I never heard the term pyroluria mentioned during my residency in psychiatry, which is kind of crazy, given that it is not at all rare and can profoundly effect mental health. It is a condition found in many people who have serious psychiatric disorders, including severe depression, anxiety, mood swings, explosiveness and violent behavior, alcoholism, memory problems, attentional problems, academic underachievement, autism spectrum disorders and psychosis. You would think that given how relatively common it is, how debilitating, and how treatable, that it would have been part of the curriculum. But hey, we were not taught a thing about the effect of diet on mental health either.
I first learned about pyroluria from Dr. William Walsh, a biochemist and brilliant pioneer in the field of nutrient therapy for psychiatric conditions. He wrote an excellent book called Nutrient Power: Heal Your Biochemistry and Heal Your Brain. Here is a link to an earlier blog post I wrote in October 2014 inspired by my training with Dr. Walsh.
Pyroluria is also present in people with chronic medical illness, including auto-immune conditions, as it is a general sign of oxidative stress in the body. Many of my readers suffer from poor gut health, and in those individuals, urinalysis may reveal elevated levels of pyrroles. I have pyroluria, as do many of the patients in my psychiatric practice, who are of course, a self-selected group. It is diagnosed by a simple inexpensive laboratory test that measures the level of pyrroles in the urine. The lab that I like is Direct Health in Chicago. Results from 10-20 mcg/dL of pyrroles are considered borderline. Above 20 mcg/dL is considered positive for pyroluria.
Pyrroles are a normal breakdown product of hemoglobin, the molecule that carries oxygen in your blood. When pyrroles are excreted from the body they bind with two nutrients that are essential to mental health, zinc and B6. Individuals with a genetic abnormality that causes elevated production of pyrroles will become relatively deficient in zinc and B6. The combined effect of B6 and zinc deficiency is a disaster for brain function as well as the immune system. B6 is required for the synthesis of three critically important neurotransmitters; serotonin, dopamine and GABA. Zinc is a component of more than 200 enzymes and other special proteins that play a role in cell division and gene expression, insulin regulation, as well as necessary in the maintenance of the blood brain barrier, which prevents harmful chemicals from entering the brain.
Here is Dr. Walsh’s list of some of the symptoms correlated with pyroluria: Poor stress control, sensitivity to bright lights and loud noises, morning nausea, tendency to delay or skip breakfast, very dry skin, pale skin, inability to tan, high irritability and temper, history of underachievement, little or no dream recall, auto immune disorders, white spots on the finger nails, poor growth, coarse eyebrow hair, stretch marks on the skin, severe anxiety and/or depression, fearfulness, obsessions with negative thoughts, delayed puberty, dark or mauve colored urine, affinity for spicy and salty foods, abnormal fat distribution, delicate facial features, extreme mood swings, history of dyslexia, severe inner tension, frequent infections, premature graying of hair, poor muscle development, spleen area pain, joint pain, poor wound healing, psoriasis, tendency to stay up very late, abnormal or absent menstrual periods.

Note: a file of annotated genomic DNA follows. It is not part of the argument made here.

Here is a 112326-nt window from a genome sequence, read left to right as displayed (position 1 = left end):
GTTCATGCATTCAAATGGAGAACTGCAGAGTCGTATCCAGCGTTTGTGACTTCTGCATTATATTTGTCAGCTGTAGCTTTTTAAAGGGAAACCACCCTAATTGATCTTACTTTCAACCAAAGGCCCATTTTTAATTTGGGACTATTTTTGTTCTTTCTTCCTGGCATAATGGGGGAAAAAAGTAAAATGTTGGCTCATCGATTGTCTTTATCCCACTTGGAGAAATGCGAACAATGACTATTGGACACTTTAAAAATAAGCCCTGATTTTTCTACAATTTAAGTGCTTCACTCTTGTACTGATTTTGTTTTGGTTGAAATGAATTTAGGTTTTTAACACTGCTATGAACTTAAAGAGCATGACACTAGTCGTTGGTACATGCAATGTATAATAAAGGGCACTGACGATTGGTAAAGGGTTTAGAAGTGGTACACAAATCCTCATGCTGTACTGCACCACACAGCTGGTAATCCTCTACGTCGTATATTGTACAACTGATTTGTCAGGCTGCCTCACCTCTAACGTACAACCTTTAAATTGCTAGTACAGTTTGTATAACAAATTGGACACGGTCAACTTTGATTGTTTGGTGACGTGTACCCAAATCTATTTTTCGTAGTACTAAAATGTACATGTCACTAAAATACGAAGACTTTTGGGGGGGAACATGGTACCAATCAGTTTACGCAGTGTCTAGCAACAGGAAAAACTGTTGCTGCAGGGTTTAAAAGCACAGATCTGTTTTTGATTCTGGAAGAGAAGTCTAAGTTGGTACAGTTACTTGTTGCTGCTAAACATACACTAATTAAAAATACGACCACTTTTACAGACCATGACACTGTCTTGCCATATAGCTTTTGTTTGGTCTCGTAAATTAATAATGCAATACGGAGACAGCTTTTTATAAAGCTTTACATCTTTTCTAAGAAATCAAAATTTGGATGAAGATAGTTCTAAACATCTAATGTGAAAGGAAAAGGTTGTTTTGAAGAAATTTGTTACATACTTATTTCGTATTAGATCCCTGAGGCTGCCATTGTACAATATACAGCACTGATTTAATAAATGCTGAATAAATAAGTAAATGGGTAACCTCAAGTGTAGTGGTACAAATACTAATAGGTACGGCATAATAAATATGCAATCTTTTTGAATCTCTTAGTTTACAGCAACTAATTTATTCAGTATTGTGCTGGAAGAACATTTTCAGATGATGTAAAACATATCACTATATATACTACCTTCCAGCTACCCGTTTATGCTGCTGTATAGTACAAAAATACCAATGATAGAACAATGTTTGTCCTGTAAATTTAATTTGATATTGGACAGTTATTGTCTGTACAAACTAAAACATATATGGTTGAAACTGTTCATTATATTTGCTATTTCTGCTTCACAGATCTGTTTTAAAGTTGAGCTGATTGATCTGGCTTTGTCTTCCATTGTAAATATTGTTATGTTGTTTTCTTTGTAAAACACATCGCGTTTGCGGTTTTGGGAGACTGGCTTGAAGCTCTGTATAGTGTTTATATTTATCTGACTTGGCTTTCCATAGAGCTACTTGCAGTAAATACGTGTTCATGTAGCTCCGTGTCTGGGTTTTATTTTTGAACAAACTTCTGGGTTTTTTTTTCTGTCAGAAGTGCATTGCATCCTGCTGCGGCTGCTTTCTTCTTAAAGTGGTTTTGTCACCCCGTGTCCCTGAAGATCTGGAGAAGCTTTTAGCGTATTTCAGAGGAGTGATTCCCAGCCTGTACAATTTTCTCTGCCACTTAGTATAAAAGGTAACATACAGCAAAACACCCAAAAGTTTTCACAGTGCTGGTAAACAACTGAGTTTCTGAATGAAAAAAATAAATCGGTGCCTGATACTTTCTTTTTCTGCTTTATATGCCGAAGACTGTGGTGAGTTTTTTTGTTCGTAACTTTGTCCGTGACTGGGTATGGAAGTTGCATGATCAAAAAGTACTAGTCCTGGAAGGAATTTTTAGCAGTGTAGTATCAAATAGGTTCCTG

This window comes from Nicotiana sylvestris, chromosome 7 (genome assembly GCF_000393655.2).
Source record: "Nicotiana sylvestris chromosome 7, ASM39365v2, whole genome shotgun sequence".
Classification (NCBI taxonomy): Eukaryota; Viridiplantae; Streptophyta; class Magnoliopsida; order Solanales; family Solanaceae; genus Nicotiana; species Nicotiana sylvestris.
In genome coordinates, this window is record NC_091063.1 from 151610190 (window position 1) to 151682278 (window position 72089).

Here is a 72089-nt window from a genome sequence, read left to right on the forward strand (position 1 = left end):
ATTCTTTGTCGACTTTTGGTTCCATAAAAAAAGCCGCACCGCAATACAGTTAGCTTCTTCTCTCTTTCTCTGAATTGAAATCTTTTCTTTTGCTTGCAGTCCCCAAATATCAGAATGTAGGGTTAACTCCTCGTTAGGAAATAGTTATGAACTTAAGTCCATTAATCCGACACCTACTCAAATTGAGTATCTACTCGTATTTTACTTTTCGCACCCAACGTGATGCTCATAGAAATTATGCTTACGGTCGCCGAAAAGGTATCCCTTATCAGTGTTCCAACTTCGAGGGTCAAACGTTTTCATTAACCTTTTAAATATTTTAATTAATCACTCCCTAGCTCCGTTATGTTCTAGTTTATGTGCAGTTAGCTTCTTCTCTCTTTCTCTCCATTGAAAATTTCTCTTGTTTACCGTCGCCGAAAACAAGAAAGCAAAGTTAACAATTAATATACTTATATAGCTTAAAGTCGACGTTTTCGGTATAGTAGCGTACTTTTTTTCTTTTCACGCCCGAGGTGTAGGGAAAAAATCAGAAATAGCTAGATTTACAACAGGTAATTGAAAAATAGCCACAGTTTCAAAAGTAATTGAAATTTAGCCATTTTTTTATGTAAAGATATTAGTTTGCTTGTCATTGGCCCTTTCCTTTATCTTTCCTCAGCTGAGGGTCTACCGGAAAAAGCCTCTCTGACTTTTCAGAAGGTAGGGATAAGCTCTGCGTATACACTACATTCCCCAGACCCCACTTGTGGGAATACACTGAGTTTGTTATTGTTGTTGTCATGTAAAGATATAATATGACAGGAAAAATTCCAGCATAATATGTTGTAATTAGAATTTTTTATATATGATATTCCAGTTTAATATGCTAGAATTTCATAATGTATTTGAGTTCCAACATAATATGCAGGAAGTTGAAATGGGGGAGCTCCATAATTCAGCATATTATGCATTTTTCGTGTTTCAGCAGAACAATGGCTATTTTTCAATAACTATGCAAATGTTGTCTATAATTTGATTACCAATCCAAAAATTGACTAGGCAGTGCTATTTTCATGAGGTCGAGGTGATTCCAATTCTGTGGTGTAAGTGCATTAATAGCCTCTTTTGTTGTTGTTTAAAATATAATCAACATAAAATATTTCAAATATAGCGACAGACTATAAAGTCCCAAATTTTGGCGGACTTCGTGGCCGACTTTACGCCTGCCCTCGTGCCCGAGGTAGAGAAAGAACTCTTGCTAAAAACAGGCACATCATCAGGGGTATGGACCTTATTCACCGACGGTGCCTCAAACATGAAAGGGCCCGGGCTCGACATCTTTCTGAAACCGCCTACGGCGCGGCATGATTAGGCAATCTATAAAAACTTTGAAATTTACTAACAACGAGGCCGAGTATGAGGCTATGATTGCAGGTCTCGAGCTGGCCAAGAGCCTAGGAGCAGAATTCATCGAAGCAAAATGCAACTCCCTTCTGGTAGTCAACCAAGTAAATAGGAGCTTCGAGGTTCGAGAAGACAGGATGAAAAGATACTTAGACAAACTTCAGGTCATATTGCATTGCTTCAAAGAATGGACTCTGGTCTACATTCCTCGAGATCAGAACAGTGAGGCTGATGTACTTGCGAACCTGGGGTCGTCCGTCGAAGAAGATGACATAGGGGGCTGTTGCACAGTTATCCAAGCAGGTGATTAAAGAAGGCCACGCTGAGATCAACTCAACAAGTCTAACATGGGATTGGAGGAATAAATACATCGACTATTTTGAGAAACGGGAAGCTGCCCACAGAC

Pyroluria is often found in children who have behavioral dysregulation, attentional problems, learning disabilities and tantrums. Symptoms can be exacerbated when a child has a growth spurt, because growing increases the body’s demand for zinc and B6. With appropriate supplementation, symptoms can improve rapidly. Dr. Walsh said that he was always happy when he tested a kid and found elevated pyrroles, because treatment can make such a dramatic difference so quickly.
If you suspect that you have pyrrole disorder, if you can afford it, and if there is a practitioner in your area, I recommend that you see someone trained by Dr. Walsh to develop a supplement protocol for you. Here is a list of Walsh trained practitioners. Supplements can cause harm if you take an inappropriate dose, or ones that are simply not beneficial for you or an inappropriate combination. They are not simply harmless, and when treatment is initiated, there can be transient increases in anxiety, fatigue, headaches, muscle tension, itchiness and insomnia, to name a few side effects.
Here is a link to an on-line questionnaire to determine if you are likely to have pyroluria, developed by Trudy Scott, a nutritionist who worked for several years with Julia Ross and is a supporter of the Weston A Price Foundation. Ms Scott wrote a book called “The Anti-Anxiety Food Solution.” and has a website called “Every Woman over 29.”
If you are determined to do it on your own, Trudy Scott suggests a protocol to treat pyroluria. She recommends starting with zinc (30 mg), vitamin B6 (100mg) or P5P (25mg) and evening primrose oil (1300mg), plus a good multi-vitamin (with manganese and no copper) and a multi-mineral and sometimes additional magnesium. She suggests monitoring your B6 level on the basis of dream recall and your zinc level with a zinc status test that is a taste test with liquid zinc.